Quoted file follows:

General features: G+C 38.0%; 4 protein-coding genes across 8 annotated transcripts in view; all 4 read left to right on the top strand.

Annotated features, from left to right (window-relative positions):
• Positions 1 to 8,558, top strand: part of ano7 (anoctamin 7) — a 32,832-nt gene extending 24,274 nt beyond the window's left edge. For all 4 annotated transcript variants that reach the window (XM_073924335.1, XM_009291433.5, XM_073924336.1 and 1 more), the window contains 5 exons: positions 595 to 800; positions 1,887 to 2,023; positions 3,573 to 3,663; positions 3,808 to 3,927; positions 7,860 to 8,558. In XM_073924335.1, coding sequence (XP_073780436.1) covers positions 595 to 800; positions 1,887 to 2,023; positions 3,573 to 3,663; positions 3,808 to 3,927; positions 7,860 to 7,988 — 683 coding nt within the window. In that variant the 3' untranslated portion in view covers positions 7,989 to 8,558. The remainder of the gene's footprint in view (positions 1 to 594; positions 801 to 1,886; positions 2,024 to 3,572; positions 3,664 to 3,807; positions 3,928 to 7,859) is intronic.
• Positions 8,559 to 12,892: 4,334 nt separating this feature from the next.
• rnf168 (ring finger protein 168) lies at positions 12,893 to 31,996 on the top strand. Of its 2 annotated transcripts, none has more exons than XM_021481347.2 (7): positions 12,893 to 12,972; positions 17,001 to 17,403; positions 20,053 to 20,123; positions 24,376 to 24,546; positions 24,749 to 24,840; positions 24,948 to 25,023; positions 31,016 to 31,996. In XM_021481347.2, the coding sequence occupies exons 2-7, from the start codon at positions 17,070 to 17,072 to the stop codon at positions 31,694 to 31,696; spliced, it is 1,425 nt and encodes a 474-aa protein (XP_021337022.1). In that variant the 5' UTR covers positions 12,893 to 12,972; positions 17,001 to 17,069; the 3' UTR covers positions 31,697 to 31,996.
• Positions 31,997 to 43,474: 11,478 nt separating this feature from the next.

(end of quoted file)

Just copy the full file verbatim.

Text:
General features: G+C 38.0%; 4 protein-coding genes across 8 annotated transcripts in view; all 4 read left to right on the top strand.

Annotated features, from left to right (window-relative positions):
• Positions 1 to 8,558, top strand: part of ano7 (anoctamin 7) — a 32,832-nt gene extending 24,274 nt beyond the window's left edge. For all 4 annotated transcript variants that reach the window (XM_073924335.1, XM_009291433.5, XM_073924336.1 and 1 more), the window contains 5 exons: positions 595 to 800; positions 1,887 to 2,023; positions 3,573 to 3,663; positions 3,808 to 3,927; positions 7,860 to 8,558. In XM_073924335.1, coding sequence (XP_073780436.1) covers positions 595 to 800; positions 1,887 to 2,023; positions 3,573 to 3,663; positions 3,808 to 3,927; positions 7,860 to 7,988 — 683 coding nt within the window. In that variant the 3' untranslated portion in view covers positions 7,989 to 8,558. The remainder of the gene's footprint in view (positions 1 to 594; positions 801 to 1,886; positions 2,024 to 3,572; positions 3,664 to 3,807; positions 3,928 to 7,859) is intronic.
• Positions 8,559 to 12,892: 4,334 nt separating this feature from the next.
• rnf168 (ring finger protein 168) lies at positions 12,893 to 31,996 on the top strand. Of its 2 annotated transcripts, none has more exons than XM_021481347.2 (7): positions 12,893 to 12,972; positions 17,001 to 17,403; positions 20,053 to 20,123; positions 24,376 to 24,546; positions 24,749 to 24,840; positions 24,948 to 25,023; positions 31,016 to 31,996. In XM_021481347.2, the coding sequence occupies exons 2-7, from the start codon at positions 17,070 to 17,072 to the stop codon at positions 31,694 to 31,696; spliced, it is 1,425 nt and encodes a 474-aa protein (XP_021337022.1). In that variant the 5' UTR covers positions 12,893 to 12,972; positions 17,001 to 17,069; the 3' UTR covers positions 31,697 to 31,996.
• Positions 31,997 to 43,474: 11,478 nt separating this feature from the next.